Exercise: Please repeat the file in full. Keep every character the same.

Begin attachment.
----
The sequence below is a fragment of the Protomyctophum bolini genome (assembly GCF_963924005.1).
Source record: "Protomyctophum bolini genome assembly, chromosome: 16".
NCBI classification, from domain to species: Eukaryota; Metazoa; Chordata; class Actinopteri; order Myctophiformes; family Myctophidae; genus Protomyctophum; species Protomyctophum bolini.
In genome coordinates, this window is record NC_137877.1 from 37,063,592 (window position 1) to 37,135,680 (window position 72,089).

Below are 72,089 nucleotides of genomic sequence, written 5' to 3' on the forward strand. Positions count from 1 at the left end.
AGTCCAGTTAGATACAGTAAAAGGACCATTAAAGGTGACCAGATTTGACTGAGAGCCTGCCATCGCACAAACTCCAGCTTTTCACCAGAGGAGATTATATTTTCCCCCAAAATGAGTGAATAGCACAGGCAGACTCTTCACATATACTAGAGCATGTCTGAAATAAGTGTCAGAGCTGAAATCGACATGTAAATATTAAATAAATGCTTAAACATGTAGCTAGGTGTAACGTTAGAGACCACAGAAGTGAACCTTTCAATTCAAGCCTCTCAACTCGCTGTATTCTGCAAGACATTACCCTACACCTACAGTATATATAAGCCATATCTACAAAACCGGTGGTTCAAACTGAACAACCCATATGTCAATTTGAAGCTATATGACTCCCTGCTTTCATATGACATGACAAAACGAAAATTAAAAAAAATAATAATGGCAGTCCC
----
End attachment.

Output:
The sequence below is a fragment of the Protomyctophum bolini genome (assembly GCF_963924005.1).
Source record: "Protomyctophum bolini genome assembly, chromosome: 16".
NCBI classification, from domain to species: Eukaryota; Metazoa; Chordata; class Actinopteri; order Myctophiformes; family Myctophidae; genus Protomyctophum; species Protomyctophum bolini.
In genome coordinates, this window is record NC_137877.1 from 37,063,592 (window position 1) to 37,135,680 (window position 72,089).

Below are 72,089 nucleotides of genomic sequence, written 5' to 3' on the forward strand. Positions count from 1 at the left end.
AGTCCAGTTAGATACAGTAAAAGGACCATTAAAGGTGACCAGATTTGACTGAGAGCCTGCCATCGCACAAACTCCAGCTTTTCACCAGAGGAGATTATATTTTCCCCCAAAATGAGTGAATAGCACAGGCAGACTCTTCACATATACTAGAGCATGTCTGAAATAAGTGTCAGAGCTGAAATCGACATGTAAATATTAAATAAATGCTTAAACATGTAGCTAGGTGTAACGTTAGAGACCACAGAAGTGAACCTTTCAATTCAAGCCTCTCAACTCGCTGTATTCTGCAAGACATTACCCTACACCTACAGTATATATAAGCCATATCTACAAAACCGGTGGTTCAAACTGAACAACCCATATGTCAATTTGAAGCTATATGACTCCCTGCTTTCATATGACATGACAAAACGAAAATTAAAAAAAATAATAATGGCAGTCCC